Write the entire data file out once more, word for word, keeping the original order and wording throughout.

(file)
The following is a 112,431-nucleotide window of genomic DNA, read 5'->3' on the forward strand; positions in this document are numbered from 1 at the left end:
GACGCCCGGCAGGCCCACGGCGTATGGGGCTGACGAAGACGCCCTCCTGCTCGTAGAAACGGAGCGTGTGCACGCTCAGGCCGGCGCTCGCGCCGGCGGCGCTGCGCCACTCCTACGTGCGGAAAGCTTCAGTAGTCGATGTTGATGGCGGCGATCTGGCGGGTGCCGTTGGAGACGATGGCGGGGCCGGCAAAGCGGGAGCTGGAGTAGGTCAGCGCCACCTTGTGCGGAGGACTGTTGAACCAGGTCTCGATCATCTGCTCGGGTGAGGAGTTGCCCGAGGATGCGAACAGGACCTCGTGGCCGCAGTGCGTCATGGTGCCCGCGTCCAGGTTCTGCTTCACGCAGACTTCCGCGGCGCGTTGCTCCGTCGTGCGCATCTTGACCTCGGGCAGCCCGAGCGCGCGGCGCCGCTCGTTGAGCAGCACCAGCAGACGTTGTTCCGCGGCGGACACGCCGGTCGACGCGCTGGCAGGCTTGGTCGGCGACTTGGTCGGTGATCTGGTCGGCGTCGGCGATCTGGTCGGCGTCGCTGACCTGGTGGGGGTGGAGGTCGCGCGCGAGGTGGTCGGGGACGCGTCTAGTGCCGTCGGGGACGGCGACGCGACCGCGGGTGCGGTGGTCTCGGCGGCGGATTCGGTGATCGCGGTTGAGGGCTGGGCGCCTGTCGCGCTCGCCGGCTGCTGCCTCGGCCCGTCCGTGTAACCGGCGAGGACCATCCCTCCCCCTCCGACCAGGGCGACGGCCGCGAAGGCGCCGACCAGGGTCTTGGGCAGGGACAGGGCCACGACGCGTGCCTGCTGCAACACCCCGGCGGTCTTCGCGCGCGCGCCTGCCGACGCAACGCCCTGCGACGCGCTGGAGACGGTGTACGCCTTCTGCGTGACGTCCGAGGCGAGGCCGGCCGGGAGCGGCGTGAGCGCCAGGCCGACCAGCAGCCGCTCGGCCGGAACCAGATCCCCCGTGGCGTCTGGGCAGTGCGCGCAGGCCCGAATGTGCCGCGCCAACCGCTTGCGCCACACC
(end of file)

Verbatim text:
The following is a 112,431-nucleotide window of genomic DNA, read 5'->3' on the forward strand; positions in this document are numbered from 1 at the left end:
GACGCCCGGCAGGCCCACGGCGTATGGGGCTGACGAAGACGCCCTCCTGCTCGTAGAAACGGAGCGTGTGCACGCTCAGGCCGGCGCTCGCGCCGGCGGCGCTGCGCCACTCCTACGTGCGGAAAGCTTCAGTAGTCGATGTTGATGGCGGCGATCTGGCGGGTGCCGTTGGAGACGATGGCGGGGCCGGCAAAGCGGGAGCTGGAGTAGGTCAGCGCCACCTTGTGCGGAGGACTGTTGAACCAGGTCTCGATCATCTGCTCGGGTGAGGAGTTGCCCGAGGATGCGAACAGGACCTCGTGGCCGCAGTGCGTCATGGTGCCCGCGTCCAGGTTCTGCTTCACGCAGACTTCCGCGGCGCGTTGCTCCGTCGTGCGCATCTTGACCTCGGGCAGCCCGAGCGCGCGGCGCCGCTCGTTGAGCAGCACCAGCAGACGTTGTTCCGCGGCGGACACGCCGGTCGACGCGCTGGCAGGCTTGGTCGGCGACTTGGTCGGTGATCTGGTCGGCGTCGGCGATCTGGTCGGCGTCGCTGACCTGGTGGGGGTGGAGGTCGCGCGCGAGGTGGTCGGGGACGCGTCTAGTGCCGTCGGGGACGGCGACGCGACCGCGGGTGCGGTGGTCTCGGCGGCGGATTCGGTGATCGCGGTTGAGGGCTGGGCGCCTGTCGCGCTCGCCGGCTGCTGCCTCGGCCCGTCCGTGTAACCGGCGAGGACCATCCCTCCCCCTCCGACCAGGGCGACGGCCGCGAAGGCGCCGACCAGGGTCTTGGGCAGGGACAGGGCCACGACGCGTGCCTGCTGCAACACCCCGGCGGTCTTCGCGCGCGCGCCTGCCGACGCAACGCCCTGCGACGCGCTGGAGACGGTGTACGCCTTCTGCGTGACGTCCGAGGCGAGGCCGGCCGGGAGCGGCGTGAGCGCCAGGCCGACCAGCAGCCGCTCGGCCGGAACCAGATCCCCCGTGGCGTCTGGGCAGTGCGCGCAGGCCCGAATGTGCCGCGCCAACCGCTTGCGCCACACC